Sergeant Stubby (1916 or 1917- March 16th 1926)

Sergeant Stubby (1916 or 1917- March 16th 1926)

Dogs were a huge part of World War One across Europe, but the United States had a very difference approach to involving animals in the war effort. In fact, the only dogs that were utilised by America were the few belonging to the Allies.

Despite this, the United States can claim to have produced the most highly-decorated and celebrated dog of the first world war, and arguably in history.

Stubby, a bull terrier cross, started life as a stray who was eventually found wondering through an army training session at Yale Field in Connecticut. He became popular with all the soldiers, but it was Corporal Robert Conroy who became particularly fond of him, eventually naming him Stubby.

According to records made at the time, Conroy was so close to Stubby that, upon learning that he must ship out to the Western Front, he smuggled the terrier on bound the ship, which was bound for France. It wasn’t long before Stubby was discovered, but he was allowed to remain on board and soon found himself at the heart of World War One.

Stubby was allowed to remain with Conroy, who was a member of the 102nd Infantry, 26th “Yankee” Division, and was present at a number of battles including Chateau-Thierry, the Marne and St. Mihiel. Naturally, Stubby was injured during this time, being hit by shrapnel and gas attacks. However, he quickly recovered each time and was soon so well known that he was treated alongside humans in Red Cross hospitals.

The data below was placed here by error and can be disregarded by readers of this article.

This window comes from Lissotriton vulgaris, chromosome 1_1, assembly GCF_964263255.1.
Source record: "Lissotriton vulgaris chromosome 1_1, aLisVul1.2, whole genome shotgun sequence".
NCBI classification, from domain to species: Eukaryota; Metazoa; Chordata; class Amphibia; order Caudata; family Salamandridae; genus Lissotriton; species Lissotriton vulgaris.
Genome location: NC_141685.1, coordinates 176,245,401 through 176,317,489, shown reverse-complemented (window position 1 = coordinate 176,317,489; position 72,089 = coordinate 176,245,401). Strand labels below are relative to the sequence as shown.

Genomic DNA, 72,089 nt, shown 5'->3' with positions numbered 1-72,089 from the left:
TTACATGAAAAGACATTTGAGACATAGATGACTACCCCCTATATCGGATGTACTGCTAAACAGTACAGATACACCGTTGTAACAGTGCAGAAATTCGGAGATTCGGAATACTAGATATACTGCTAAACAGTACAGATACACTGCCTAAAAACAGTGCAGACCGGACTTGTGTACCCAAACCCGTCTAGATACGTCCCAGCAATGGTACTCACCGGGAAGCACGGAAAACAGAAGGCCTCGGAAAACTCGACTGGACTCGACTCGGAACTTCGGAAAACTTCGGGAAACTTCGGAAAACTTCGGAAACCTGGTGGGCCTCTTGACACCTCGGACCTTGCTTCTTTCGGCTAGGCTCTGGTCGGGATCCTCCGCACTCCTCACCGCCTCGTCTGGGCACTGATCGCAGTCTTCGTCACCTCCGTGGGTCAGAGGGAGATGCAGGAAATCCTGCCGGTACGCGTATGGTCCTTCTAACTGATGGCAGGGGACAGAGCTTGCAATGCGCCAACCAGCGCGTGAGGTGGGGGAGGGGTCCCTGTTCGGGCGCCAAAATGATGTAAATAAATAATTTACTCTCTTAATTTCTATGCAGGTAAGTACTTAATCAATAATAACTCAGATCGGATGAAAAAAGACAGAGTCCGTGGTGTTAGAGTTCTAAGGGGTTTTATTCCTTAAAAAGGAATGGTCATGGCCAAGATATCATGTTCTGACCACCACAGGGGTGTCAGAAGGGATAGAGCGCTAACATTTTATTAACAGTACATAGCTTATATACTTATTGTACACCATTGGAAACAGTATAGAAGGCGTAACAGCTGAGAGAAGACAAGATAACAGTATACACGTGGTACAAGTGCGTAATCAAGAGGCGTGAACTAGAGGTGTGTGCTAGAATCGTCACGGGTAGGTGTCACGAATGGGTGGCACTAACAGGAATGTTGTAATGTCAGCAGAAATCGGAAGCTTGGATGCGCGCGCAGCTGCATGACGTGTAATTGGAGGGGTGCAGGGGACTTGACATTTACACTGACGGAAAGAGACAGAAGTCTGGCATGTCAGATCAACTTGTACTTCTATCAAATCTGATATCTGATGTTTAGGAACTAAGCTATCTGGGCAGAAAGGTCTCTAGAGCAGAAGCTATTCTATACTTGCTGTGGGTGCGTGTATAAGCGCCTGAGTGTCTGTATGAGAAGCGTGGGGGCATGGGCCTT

As a result of the gas attacks, he soon became very sensitive to the smell of gas and was able to detect it significantly earlier than his human comrades. Soon he had learnt to indicate the presence of gas, as well as the sound of advancing enemy, and did so silently to avoid alerting the opposition. In one particular instance, he even detected the sound of a German spy, who had tried to sneak into Conroy’s camp during the night. Stubby, loyal to Conroy, grabbed the spy’s leg and prevented him from escaping until Conroy and his fellow troops were able to detain him.

Not content with simply alerting to gas and enemies, Stubby also learnt to scour the battlefield as a ‘mercy’ dog, searching for injured soldiers who needed medical attention or simply to be comforted as they died.

Stubby was so well-respected that, following the liberation of Chateau Thierry, he was named a hero and the women of the town made him a special chamois blanket on which his many medals and chevrons could be displayed. Even upon his return hime, Stubby was celebrated across the country and received more medals for his service than any other dog in history, even outranking his owner Conroy. In addition, Stubby was awarded a lifetime membership to the American Legion and was invited to take part in each and every march and convention until his death.

After returning home from the war, Stubby continued to live with Corporal Robert Conroy, who looked after him while studying law at Georgetown University.

Stubby eventually died in 1926. Despite his death being eight years after the end of the war, respect for him was still so high that he had an obituary written for him in the New York Times. It read as follows:

“On Feb. 5, 1918, he entered the front lines of the Chemin des Dames sector, north of Soissons, where he was under fire night and day for more than a month. The noise and strain that shattered the nerves of many of his comrades did not impair Stubby's spirits. Not because he was unconscious of danger. His angry howl while a battle raged and his mad canter from one part of the lines to another indicated realization. But he seemed to know that the greatest service he could render was comfort and cheerfulness.”

MLA Citation/Reference

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